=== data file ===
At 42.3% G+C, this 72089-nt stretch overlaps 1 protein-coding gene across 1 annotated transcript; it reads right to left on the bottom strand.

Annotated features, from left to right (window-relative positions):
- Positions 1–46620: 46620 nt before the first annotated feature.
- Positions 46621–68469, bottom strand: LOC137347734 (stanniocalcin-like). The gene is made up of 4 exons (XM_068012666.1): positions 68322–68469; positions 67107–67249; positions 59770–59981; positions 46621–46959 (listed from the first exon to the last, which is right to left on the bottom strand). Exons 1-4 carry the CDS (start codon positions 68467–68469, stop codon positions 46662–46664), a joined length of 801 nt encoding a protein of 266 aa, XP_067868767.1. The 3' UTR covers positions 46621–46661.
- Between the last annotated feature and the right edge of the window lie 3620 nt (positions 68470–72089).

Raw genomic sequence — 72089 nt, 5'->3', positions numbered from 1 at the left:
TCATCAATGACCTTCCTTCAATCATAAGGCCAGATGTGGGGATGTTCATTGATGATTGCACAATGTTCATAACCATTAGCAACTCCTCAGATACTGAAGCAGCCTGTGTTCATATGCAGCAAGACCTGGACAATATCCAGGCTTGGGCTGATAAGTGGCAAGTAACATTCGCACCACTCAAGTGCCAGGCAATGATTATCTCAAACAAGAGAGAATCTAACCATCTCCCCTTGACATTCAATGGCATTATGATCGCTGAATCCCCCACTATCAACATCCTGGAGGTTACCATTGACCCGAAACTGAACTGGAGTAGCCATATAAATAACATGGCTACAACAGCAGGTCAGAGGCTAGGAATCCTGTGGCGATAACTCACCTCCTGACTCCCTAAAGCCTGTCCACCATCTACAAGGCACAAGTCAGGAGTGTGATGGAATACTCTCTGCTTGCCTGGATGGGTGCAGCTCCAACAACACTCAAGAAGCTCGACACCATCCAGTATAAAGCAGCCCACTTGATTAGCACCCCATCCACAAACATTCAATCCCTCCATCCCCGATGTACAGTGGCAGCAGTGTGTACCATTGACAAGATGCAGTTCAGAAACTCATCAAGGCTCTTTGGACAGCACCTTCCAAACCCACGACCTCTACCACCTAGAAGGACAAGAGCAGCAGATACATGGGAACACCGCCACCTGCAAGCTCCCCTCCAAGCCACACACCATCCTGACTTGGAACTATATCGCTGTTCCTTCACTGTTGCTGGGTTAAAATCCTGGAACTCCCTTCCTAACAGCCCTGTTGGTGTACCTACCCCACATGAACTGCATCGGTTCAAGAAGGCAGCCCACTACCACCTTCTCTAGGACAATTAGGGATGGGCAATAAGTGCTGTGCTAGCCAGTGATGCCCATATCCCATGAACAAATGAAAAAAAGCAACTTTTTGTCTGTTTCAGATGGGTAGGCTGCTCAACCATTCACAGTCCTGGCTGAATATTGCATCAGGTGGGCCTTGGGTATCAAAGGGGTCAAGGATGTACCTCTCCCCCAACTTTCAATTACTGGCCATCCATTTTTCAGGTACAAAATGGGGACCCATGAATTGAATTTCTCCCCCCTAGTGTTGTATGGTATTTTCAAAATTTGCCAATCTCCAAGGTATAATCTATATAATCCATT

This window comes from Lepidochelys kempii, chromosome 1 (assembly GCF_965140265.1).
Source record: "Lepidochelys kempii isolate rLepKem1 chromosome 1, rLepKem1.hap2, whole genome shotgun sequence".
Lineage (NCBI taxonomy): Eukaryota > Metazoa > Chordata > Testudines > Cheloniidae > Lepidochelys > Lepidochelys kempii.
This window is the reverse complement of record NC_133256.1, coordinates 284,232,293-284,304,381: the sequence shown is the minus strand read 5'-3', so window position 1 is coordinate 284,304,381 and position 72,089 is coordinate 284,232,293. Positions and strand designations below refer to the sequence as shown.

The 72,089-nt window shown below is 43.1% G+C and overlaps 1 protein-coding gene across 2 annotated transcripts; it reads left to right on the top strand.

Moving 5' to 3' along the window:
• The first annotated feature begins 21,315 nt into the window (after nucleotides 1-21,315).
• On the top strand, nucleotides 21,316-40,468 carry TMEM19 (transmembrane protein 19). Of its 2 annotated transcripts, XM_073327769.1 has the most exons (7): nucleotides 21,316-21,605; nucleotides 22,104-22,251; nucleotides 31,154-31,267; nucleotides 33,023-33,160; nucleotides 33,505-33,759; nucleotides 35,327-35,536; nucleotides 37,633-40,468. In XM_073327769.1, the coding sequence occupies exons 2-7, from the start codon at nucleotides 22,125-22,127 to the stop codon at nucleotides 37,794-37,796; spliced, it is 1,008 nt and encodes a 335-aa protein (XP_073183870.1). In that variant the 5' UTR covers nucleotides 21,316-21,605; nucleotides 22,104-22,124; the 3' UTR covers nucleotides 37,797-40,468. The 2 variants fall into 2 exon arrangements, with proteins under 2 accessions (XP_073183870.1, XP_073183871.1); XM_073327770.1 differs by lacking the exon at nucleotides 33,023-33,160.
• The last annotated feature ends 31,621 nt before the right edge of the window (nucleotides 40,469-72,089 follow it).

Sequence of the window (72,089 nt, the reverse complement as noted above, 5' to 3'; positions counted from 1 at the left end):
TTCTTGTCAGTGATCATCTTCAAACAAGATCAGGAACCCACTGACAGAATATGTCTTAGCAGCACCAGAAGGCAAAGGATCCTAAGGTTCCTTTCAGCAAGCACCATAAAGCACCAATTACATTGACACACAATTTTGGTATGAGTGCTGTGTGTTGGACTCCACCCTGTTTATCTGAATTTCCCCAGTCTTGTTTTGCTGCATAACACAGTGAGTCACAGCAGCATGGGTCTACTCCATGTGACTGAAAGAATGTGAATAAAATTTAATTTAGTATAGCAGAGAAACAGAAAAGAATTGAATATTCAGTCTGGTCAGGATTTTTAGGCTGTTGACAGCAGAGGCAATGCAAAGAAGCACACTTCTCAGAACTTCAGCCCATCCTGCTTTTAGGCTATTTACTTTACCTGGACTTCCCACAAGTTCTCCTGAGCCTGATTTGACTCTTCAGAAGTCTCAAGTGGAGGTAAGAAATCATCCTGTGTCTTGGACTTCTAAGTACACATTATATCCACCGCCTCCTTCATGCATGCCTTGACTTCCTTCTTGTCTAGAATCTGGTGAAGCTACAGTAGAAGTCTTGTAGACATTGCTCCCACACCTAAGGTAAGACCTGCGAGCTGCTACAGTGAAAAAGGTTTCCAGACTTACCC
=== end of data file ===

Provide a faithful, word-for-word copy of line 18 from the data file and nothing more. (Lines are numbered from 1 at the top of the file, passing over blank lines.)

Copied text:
TTCTTGTCAGTGATCATCTTCAAACAAGATCAGGAACCCACTGACAGAATATGTCTTAGCAGCACCAGAAGGCAAAGGATCCTAAGGTTCCTTTCAGCAAGCACCATAAAGCACCAATTACATTGACACACAATTTTGGTATGAGTGCTGTGTGTTGGACTCCACCCTGTTTATCTGAATTTCCCCAGTCTTGTTTTGCTGCATAACACAGTGAGTCACAGCAGCATGGGTCTACTCCATGTGACTGAAAGAATGTGAATAAAATTTAATTTAGTATAGCAGAGAAACAGAAAAGAATTGAATATTCAGTCTGGTCAGGATTTTTAGGCTGTTGACAGCAGAGGCAATGCAAAGAAGCACACTTCTCAGAACTTCAGCCCATCCTGCTTTTAGGCTATTTACTTTACCTGGACTTCCCACAAGTTCTCCTGAGCCTGATTTGACTCTTCAGAAGTCTCAAGTGGAGGTAAGAAATCATCCTGTGTCTTGGACTTCTAAGTACACATTATATCCACCGCCTCCTTCATGCATGCCTTGACTTCCTTCTTGTCTAGAATCTGGTGAAGCTACAGTAGAAGTCTTGTAGACATTGCTCCCACACCTAAGGTAAGACCTGCGAGCTGCTACAGTGAAAAAGGTTTCCAGACTTACCC